Census-designated places are geographical areas designated by the US Census Bureau for the purposes of compiling demographic data. They are not actual jurisdictions under Pennsylvania law. Other unincorporated communities, such as villages, may be listed here as well.

Unincorporated communities[edit]

Former municipalities and political subdivisions[edit]

Many political subdivisions of Allegheny County have come and gone through subdivision or annexation through the years. These include:

  • Allegheny City – the area that is now the North Shore (or North Side) of the City of Pittsburgh, north of the Allegheny River.
  • Allentown Borough – now the neighborhood of Allentown in Pittsburgh.
  • Birmingham Borough – what is now Pittsburgh's South Side.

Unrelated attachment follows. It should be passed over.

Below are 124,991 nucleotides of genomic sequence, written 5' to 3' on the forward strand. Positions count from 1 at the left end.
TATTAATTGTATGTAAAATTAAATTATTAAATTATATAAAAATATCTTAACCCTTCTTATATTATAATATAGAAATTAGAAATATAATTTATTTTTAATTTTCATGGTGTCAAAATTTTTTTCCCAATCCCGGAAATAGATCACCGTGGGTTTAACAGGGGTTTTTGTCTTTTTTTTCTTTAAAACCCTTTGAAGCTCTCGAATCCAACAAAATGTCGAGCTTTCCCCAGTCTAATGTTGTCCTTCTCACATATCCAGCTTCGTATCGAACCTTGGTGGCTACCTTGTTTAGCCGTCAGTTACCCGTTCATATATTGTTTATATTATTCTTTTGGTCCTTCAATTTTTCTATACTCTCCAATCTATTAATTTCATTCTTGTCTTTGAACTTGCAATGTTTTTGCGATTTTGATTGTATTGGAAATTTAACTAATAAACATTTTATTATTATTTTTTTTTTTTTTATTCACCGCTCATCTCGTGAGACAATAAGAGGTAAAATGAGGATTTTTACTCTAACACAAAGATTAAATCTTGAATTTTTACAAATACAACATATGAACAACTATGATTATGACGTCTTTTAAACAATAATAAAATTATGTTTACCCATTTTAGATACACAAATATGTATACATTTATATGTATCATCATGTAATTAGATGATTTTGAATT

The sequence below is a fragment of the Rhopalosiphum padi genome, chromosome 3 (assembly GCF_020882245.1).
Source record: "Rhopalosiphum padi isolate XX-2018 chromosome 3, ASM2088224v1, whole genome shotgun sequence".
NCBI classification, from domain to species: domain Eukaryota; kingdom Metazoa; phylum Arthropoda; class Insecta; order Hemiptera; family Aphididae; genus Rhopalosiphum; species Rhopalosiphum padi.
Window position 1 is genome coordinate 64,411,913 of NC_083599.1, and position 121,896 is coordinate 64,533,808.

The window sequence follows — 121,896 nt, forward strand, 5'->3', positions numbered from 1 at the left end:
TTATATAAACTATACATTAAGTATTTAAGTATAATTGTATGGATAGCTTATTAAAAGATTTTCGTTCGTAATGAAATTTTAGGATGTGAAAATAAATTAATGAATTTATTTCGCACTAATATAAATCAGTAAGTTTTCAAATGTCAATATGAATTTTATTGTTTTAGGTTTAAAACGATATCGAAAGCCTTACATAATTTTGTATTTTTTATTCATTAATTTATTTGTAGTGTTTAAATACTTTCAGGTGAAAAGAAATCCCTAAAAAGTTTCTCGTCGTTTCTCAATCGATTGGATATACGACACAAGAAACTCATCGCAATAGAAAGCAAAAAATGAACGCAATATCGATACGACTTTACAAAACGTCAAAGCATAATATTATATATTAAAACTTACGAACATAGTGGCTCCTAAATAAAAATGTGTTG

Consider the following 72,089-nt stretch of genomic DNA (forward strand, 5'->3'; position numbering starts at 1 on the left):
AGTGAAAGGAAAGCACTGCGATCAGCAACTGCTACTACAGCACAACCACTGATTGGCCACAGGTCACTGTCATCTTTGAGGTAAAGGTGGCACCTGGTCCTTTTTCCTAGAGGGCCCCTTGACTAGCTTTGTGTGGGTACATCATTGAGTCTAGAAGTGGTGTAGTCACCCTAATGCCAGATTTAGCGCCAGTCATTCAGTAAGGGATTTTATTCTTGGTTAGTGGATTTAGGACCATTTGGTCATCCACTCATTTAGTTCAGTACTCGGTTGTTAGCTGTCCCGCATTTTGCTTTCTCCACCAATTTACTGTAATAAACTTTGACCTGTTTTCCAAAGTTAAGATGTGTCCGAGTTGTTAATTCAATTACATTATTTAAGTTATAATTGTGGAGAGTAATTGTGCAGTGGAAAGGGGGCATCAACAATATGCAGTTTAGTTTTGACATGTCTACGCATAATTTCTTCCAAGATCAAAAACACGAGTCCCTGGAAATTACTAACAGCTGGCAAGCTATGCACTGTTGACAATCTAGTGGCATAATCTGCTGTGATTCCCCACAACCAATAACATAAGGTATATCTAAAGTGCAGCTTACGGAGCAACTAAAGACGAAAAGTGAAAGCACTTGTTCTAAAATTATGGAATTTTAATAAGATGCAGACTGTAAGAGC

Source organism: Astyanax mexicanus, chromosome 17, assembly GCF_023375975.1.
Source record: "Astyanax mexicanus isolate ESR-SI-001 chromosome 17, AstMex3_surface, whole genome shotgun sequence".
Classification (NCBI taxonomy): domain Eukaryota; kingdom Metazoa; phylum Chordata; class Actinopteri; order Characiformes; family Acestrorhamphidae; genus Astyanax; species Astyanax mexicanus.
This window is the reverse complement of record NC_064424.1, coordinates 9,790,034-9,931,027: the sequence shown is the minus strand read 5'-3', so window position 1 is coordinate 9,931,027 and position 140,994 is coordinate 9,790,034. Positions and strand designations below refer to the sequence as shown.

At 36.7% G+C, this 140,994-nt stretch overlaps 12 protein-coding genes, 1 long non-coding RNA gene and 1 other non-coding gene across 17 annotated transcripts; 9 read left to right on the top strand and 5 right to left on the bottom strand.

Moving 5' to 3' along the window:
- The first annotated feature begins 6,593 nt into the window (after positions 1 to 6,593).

• Carrick Borough – now the neighborhood of Carrick. Formed out of Baldwin Township in 1904, this borough existed until it was annexed by Pittsburgh in 1927. It was named for Carrick-on-Suir, Ireland. To this day, some of the manhole covers bear the Carrick Borough name.
  • Collins Township – in what is now the Strip District and Lawrenceville of the City of Pittsburgh.
  • McClure Township – McClure was formed in 1858 from the section of Ross Township adjacent to Allegheny City. In 1867 McClure, along with sections of Reserve Township, was incorporated into Allegheny City. The McClure section of this annexation became Wards 9 (Woods Run Area) and 11 (present day Brighton Heights) in the City of Pittsburgh.
  • Patton Township – was in east central part of the county, north of North Versailles Township, east of Wilkins and Penn Townships, and south of Plum Township. In U.S. census for 1860–1880. In 1951 it became incorporated as the borough of Monroeville.